Last week’s report on Bruce Van Lerberghe’s ace at Moody Gardens Golf Course was only half the story. A statistically rare occurrence, his was one of two aces made at that course that day.
Ray Summers whacked a 91-yard wedge into the cup at the 17th, as witnessed by Jerry Clements, David Cash and Bill Fraley.
If the shoe fits
Jim Pendergast is an Aggie/NASA engineer and better-than-average recreational golfer.
So, when his unmistakable maroon and white golf cart, capable of 35 mph, suddenly stopped, removing and or replacing the speed control sensor, a $10 or so part, should have been at most a 15-minute task.
Pendergast removed the wrong part, setting off a chain of events immediately recognizable to most do-it-yourselfers.
Replacement cost is currently approaching the $200 mark, including cart pick up and delivery.
Individual golf cart maintenance is generally not terribly expensive, as most owners are careful in their operation and tend to their appearance.
Such is not the case with rental carts.
You’ve seen what I’ve seen in the form of reckless operation and total disregard for the condition of a rental — behavior which screams, “oh, well, it ain’t mine.”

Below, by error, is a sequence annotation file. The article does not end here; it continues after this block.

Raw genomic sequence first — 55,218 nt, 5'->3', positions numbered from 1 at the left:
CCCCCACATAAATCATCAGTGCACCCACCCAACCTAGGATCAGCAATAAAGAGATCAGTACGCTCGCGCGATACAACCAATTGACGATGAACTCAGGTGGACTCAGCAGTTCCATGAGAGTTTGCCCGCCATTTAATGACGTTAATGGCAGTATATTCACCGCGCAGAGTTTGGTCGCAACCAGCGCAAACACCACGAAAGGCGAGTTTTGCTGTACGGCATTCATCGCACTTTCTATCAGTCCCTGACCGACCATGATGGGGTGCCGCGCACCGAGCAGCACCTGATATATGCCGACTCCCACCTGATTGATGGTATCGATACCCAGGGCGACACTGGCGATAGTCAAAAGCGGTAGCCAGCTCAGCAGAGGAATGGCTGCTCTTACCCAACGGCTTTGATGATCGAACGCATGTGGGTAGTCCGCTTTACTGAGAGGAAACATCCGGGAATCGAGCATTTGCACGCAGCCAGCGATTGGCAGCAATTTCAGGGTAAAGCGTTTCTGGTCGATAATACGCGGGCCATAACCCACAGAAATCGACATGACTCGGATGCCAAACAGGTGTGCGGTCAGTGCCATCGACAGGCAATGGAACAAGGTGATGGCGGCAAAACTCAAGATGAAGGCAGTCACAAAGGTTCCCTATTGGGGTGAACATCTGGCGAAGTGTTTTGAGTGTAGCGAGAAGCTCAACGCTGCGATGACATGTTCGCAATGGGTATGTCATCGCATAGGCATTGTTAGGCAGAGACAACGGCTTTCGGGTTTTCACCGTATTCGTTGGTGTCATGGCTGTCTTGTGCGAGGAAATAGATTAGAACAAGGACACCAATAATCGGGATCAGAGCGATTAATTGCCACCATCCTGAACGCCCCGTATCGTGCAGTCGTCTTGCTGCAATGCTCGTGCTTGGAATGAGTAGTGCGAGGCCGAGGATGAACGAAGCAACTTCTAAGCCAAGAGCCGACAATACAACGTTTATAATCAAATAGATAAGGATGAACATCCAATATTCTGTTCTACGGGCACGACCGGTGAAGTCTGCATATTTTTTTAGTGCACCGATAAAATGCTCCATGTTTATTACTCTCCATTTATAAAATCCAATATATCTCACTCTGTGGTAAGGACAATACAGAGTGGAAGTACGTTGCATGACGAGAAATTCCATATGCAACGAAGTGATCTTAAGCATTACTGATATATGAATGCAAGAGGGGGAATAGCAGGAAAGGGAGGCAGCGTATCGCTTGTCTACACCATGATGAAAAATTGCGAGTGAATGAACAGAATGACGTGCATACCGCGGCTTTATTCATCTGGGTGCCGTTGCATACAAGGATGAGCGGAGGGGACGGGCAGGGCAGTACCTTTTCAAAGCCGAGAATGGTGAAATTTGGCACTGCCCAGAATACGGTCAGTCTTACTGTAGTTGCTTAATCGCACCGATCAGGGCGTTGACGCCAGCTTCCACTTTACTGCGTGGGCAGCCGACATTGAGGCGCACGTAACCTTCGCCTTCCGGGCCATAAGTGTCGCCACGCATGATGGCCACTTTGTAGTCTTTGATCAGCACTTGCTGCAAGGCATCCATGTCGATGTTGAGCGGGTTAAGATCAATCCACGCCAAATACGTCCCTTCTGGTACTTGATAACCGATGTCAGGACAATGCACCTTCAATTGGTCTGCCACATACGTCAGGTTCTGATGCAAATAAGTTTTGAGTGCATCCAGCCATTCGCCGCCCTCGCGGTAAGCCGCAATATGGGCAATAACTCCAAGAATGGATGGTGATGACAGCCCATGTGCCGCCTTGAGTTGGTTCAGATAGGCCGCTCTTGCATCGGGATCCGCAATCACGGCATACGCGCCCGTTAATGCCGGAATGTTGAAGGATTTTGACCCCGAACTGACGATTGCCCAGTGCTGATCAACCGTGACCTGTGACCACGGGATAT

Perhaps the most commonly occurring transgression is the damage done by propping feet as if the cart were a personal recliner.
Which brings me back to Pendergast. Not because he props his feet, but rather habitually hangs his left foot outside the confines of his buggy, dangling there like a piece of alligator bait.
Keep it inside
Betsy Pendergast is an experienced educator and parent to two great daughters and, well, husband Jim.
She has repeatedly admonished him to address the dangling foot habit.
At a recent backyard gathering, Jim swore he will try to do better once his cart returns from the shop.
I promised him that if he doesn’t, then when the compound fracture occurs I will stop by, say “I told you so,” maybe call Betsy to come get him, and play on.
Betsy approved this message.
Be safe, on and off the course.